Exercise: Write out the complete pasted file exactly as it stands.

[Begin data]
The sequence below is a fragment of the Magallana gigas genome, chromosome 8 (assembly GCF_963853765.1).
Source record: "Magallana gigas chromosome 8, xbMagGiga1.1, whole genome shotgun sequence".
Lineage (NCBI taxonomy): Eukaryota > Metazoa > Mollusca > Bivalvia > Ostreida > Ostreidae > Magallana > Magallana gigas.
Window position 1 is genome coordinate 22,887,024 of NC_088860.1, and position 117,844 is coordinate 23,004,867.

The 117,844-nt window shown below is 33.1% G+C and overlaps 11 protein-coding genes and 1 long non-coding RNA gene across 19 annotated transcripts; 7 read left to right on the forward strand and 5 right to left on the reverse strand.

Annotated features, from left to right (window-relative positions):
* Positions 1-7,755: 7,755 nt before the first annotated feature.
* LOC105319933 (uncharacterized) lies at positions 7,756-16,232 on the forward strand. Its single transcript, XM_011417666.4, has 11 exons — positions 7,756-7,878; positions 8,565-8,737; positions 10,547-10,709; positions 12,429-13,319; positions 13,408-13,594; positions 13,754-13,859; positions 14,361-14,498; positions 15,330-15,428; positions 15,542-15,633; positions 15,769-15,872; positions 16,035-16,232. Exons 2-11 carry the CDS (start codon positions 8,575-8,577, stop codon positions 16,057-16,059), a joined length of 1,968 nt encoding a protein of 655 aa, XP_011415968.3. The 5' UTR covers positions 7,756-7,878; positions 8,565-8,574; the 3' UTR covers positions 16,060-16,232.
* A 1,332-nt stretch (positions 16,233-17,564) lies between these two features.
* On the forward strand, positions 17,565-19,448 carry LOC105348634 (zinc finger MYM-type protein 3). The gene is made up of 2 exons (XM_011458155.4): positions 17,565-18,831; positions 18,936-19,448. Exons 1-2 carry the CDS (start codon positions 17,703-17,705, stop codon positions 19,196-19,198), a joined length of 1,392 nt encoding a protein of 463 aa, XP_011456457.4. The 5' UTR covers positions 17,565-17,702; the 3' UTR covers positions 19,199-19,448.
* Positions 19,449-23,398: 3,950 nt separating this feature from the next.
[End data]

The sequence below is a fragment of the Magallana gigas genome, chromosome 8 (assembly GCF_963853765.1).
Source record: "Magallana gigas chromosome 8, xbMagGiga1.1, whole genome shotgun sequence".
Lineage (NCBI taxonomy): Eukaryota > Metazoa > Mollusca > Bivalvia > Ostreida > Ostreidae > Magallana > Magallana gigas.
Window position 1 is genome coordinate 22,887,024 of NC_088860.1, and position 117,844 is coordinate 23,004,867.

The 117,844-nt window shown below is 33.1% G+C and overlaps 11 protein-coding genes and 1 long non-coding RNA gene across 19 annotated transcripts; 7 read left to right on the forward strand and 5 right to left on the reverse strand.

Annotated features, from left to right (window-relative positions):
* Positions 1-7,755: 7,755 nt before the first annotated feature.
* LOC105319933 (uncharacterized) lies at positions 7,756-16,232 on the forward strand. Its single transcript, XM_011417666.4, has 11 exons — positions 7,756-7,878; positions 8,565-8,737; positions 10,547-10,709; positions 12,429-13,319; positions 13,408-13,594; positions 13,754-13,859; positions 14,361-14,498; positions 15,330-15,428; positions 15,542-15,633; positions 15,769-15,872; positions 16,035-16,232. Exons 2-11 carry the CDS (start codon positions 8,575-8,577, stop codon positions 16,057-16,059), a joined length of 1,968 nt encoding a protein of 655 aa, XP_011415968.3. The 5' UTR covers positions 7,756-7,878; positions 8,565-8,574; the 3' UTR covers positions 16,060-16,232.
* A 1,332-nt stretch (positions 16,233-17,564) lies between these two features.
* On the forward strand, positions 17,565-19,448 carry LOC105348634 (zinc finger MYM-type protein 3). The gene is made up of 2 exons (XM_011458155.4): positions 17,565-18,831; positions 18,936-19,448. Exons 1-2 carry the CDS (start codon positions 17,703-17,705, stop codon positions 19,196-19,198), a joined length of 1,392 nt encoding a protein of 463 aa, XP_011456457.4. The 5' UTR covers positions 17,565-17,702; the 3' UTR covers positions 19,199-19,448.
* Positions 19,449-23,398: 3,950 nt separating this feature from the next.